A young girl was struck by a 105-mph foul ball on Wednesday at Yankee Stadium.

NEW YORK – How shameful is it that the New York Yankees still haven’t extended the protective netting near the playing field, stalling while their fans are in danger?

If a two-year-old girl getting struck in the face by a line drive on Wednesday doesn’t compel ownership to act, what else is left besides the unthinkable?

There are no words to properly describe the trauma that ensued in the moments after Todd Frazier’s missile struck the child in the stands behind third base. The ballpark went silent as medical personnel rushed to the girl’s seat, frantically administering first aid before she was put in an ambulance, her grandfather in tow.


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Frazier looked ready to pass out, kneeling in distress at home plate as the scene unfolded. Minnesota Twins third baseman Eduardo Escobar was equally distraught, standing with both hands on his head. Frazier, though, took it the worst. He still hadn’t come to grips with the near-tragedy some 45 minutes after the Yankees’ 11-3 rout of the Twins, tearing up as he told reporters, “I saw the whole thing…it was terrible. It was tough to watch, tough to be part of.”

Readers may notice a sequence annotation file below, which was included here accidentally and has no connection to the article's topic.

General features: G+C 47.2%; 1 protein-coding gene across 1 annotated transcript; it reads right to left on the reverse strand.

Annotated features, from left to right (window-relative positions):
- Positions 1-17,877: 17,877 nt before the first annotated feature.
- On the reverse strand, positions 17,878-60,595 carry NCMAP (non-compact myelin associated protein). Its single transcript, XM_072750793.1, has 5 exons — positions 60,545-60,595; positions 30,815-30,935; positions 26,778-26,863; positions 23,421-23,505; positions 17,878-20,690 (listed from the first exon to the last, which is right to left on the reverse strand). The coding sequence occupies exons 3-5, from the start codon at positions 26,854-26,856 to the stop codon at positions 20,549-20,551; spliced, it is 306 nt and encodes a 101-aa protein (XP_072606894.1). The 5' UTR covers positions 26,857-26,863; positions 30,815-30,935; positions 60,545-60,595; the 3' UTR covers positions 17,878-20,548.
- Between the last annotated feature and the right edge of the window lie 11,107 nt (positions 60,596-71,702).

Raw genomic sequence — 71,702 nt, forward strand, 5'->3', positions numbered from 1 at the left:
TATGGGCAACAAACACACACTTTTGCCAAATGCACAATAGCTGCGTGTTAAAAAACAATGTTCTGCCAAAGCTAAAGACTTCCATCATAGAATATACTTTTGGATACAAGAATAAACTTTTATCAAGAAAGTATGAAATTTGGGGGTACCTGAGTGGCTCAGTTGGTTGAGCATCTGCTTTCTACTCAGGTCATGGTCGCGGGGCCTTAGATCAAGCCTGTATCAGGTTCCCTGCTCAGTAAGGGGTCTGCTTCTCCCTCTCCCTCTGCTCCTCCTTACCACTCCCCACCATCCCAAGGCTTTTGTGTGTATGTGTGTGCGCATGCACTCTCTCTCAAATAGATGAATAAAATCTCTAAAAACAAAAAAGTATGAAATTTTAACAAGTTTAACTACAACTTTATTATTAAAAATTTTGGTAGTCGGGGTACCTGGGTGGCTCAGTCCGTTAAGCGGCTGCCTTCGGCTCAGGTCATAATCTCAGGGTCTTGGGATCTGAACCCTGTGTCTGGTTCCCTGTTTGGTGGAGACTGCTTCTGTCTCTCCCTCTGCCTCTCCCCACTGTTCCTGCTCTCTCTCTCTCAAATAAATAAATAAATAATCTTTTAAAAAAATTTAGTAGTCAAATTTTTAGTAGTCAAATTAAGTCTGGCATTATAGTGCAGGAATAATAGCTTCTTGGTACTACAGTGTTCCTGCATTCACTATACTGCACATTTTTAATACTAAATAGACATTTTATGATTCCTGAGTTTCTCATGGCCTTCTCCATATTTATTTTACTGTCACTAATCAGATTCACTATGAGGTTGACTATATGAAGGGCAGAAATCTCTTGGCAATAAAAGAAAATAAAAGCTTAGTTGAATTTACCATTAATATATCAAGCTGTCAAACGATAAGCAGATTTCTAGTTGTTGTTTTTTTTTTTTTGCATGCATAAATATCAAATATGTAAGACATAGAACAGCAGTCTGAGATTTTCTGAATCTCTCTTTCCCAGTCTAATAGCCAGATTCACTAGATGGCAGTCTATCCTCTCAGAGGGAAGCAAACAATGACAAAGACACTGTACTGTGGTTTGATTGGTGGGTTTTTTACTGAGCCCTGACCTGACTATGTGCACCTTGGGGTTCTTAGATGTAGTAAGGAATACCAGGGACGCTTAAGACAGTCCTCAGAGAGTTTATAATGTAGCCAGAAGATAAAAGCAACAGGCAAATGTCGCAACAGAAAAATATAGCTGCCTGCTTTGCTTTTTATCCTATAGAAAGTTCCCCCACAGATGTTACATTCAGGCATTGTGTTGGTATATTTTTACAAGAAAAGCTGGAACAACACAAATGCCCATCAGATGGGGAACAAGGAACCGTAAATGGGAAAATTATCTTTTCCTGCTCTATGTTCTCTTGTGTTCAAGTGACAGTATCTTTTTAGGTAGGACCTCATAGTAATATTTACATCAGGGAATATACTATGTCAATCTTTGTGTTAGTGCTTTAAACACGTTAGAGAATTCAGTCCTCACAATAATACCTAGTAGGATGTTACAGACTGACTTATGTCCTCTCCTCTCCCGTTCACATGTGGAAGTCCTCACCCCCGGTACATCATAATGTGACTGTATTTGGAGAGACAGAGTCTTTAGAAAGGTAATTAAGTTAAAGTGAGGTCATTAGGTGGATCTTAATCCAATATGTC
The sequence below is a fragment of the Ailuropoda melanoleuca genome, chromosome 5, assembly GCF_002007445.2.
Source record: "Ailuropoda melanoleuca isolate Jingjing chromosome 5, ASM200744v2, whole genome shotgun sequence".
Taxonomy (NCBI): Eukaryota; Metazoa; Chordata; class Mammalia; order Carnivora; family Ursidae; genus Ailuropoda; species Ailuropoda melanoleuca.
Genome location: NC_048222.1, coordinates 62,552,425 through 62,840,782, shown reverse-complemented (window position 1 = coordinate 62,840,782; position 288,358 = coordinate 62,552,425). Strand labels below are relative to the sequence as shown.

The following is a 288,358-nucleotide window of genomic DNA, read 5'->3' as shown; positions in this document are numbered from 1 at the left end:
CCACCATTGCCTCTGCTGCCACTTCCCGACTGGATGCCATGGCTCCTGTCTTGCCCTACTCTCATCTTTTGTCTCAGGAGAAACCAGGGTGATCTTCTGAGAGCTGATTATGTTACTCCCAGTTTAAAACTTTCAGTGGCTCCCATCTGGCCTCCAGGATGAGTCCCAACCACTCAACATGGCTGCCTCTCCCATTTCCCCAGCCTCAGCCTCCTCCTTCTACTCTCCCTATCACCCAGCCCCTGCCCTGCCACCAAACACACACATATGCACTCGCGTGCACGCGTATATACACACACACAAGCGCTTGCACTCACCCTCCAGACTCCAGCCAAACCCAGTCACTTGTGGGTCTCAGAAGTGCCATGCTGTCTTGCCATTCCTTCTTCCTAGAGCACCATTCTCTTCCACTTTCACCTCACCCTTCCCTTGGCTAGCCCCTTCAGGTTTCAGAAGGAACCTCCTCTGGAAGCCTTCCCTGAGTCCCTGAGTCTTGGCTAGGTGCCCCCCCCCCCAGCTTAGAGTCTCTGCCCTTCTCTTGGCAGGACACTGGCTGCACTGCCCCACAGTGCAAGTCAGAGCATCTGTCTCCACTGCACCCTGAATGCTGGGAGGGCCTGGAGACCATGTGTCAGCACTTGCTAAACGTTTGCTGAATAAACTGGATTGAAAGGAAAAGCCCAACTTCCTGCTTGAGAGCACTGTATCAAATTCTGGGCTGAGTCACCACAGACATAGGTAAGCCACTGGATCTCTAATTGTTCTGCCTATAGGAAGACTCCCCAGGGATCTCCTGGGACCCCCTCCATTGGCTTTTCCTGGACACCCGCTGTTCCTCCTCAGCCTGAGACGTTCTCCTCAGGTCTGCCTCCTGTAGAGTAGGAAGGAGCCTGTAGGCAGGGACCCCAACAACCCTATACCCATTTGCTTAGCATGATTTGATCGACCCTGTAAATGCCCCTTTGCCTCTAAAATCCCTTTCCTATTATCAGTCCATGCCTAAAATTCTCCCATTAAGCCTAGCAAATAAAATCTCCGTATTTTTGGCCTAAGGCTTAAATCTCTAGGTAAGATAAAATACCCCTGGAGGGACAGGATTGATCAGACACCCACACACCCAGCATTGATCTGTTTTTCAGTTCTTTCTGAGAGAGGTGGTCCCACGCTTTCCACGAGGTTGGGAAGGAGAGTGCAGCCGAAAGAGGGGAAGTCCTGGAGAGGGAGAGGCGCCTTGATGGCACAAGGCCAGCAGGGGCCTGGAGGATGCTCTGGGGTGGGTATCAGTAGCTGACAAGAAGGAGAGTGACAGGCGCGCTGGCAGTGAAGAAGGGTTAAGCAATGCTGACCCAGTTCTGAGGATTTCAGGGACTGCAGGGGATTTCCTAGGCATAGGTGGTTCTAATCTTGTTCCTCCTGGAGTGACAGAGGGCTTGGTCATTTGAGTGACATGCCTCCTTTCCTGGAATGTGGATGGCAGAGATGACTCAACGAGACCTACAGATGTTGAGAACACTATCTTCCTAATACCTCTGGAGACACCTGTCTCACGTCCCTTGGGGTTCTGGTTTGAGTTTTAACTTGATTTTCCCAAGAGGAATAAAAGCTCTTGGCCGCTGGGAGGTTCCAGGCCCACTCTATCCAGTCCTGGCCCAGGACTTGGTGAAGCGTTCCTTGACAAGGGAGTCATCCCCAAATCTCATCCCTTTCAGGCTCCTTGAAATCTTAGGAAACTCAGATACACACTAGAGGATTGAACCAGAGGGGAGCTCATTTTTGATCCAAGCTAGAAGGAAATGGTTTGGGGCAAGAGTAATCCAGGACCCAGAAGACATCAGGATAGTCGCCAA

Citing HIPAA privacy laws, the Yankees declined to identify the girl or shed light on her condition. Other than saying she’d been transported to Columbia Presbyterian Hospital. club officials were legally bound to say nothing. Second-hands news in the clubhouse, however, suggested the toddler would be okay. A disaster had been averted – this time.

But how many more near misses does it take to address the insanity of leaving the public at the mercy of 100-mph line drives? Frazier was right when he said, “those balls are hooking, too. Most fans don’t see anything like that (in their day to day lives).”

A kid – or even adult – is dealing with the equivalent of a smart bomb, utterly defenseless. Ballplayers are bigger and stronger than ever. Balls coming off Aaron Judge’s bat exceed have reached 120-mph this year; one of his foul balls…